Day of the Lucani
Sunday May 20 was The Day of the Lucani when Italy celebrates all those of Basilicatan descent wherever they may live. Now, references to this “holiday” are mighty scarce and not altogether consistent, but the Internet says it exists. And I believe everything the Internet tells me.
In a stunning coincidence the day truly was of the Lucani for my parents and I. We set about a trek around the Chicago area to talk to older relatives on the Tolva side and to pilfer through their photos and documents. It was depressing in a way, because talking to these few living family members reminded us that we’d already lost the majority of the family history. There’s no one on that side alive from my grandparents’ generation. Why do you only become interested in genealogy once your primary sources are gone?
But memories remain and what we found is that sometimes those memories aren’t rosy. There’s a tendency — OK, I have a tendency — to romanticize the past and ancestors. Giuseppe Tolve, my great-grandpa and the man who came to America from Italy with his wife Grazia, has reached almost heroic status in my mind, for instance. But it turns out he was not what you’d call a great husband.
We’d long known that Grace died in childbirth with my great-uncle Paulie in 1920. However, the story of her burial were made clear to us this last weekend. The Botte family would not bury Grace in the plots owned by Giuseppe because of how he treated her during her life (details are sketchy, but the word “conniver” was tossed about — most think he was a philandering drunk). They buried her under her maiden name in the Botte plot. Ouch.
Decades later when my great-uncle Bill was near death he asked Paulie to donate his body to science. Paulie made some inquiries and was told that he would need to make backup arrangements in case science did not want Bill’s body. So, he thought, we can just use the empty plot next to Giuseppe, since Grace was never buried there. When Paulie contacted the cemetary he was told that this was not possible since “Mrs. Tolva” was buried right next to Giuseppe. But Paulie knew for a fact that Grace Botte was not buried with him. It turns out that one of Giuseppe’s girlfriends (perhaps a barmaid, perhaps someone he legally married) indeed occupied the original plot for Grace. Double ouch!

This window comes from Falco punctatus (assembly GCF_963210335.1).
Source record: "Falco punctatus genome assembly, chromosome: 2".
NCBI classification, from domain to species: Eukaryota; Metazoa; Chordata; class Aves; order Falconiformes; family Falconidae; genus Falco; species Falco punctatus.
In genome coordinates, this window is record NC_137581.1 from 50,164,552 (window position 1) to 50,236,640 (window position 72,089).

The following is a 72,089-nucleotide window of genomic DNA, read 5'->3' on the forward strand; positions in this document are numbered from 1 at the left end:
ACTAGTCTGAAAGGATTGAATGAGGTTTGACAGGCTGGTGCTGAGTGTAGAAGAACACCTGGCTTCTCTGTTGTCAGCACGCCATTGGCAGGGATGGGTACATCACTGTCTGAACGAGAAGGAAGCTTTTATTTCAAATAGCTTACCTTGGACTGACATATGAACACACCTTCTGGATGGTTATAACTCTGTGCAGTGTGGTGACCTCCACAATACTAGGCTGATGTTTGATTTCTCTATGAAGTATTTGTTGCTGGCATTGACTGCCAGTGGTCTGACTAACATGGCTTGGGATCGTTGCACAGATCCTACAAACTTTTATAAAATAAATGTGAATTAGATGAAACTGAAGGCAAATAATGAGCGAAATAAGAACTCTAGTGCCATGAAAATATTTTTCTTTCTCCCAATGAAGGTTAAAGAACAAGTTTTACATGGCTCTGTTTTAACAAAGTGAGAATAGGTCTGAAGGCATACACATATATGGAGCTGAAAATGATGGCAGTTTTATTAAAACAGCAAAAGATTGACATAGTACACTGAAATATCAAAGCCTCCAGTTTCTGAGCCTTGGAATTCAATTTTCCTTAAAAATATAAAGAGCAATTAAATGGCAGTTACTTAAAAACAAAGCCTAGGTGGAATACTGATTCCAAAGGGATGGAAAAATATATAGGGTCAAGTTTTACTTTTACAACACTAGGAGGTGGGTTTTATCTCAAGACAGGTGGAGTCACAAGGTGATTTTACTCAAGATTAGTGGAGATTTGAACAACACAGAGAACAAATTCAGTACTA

Also, we learned that the four (of seven) children young enough to be placed in an orphanage earned the nickname there “Boozy Tolvas” because whenever Giuseppe came to visit he was drunk.
Ah, family history. I suppose if you dig you have to be prepared for dirt.
But there were also gems. Such as locating the original naturalization document for Giuseppe from 1904. This is step one in determining our eligibility for dual citizenship with Italy. What we need to determine is if the line “renouncing and abjuring all foreign allegiance …” is the same as officially renouncing one’s citizenship. If so, we’re hosed. If not, I may be on my way to EU citizenship. Any lawyers out there deal with this sort of thing?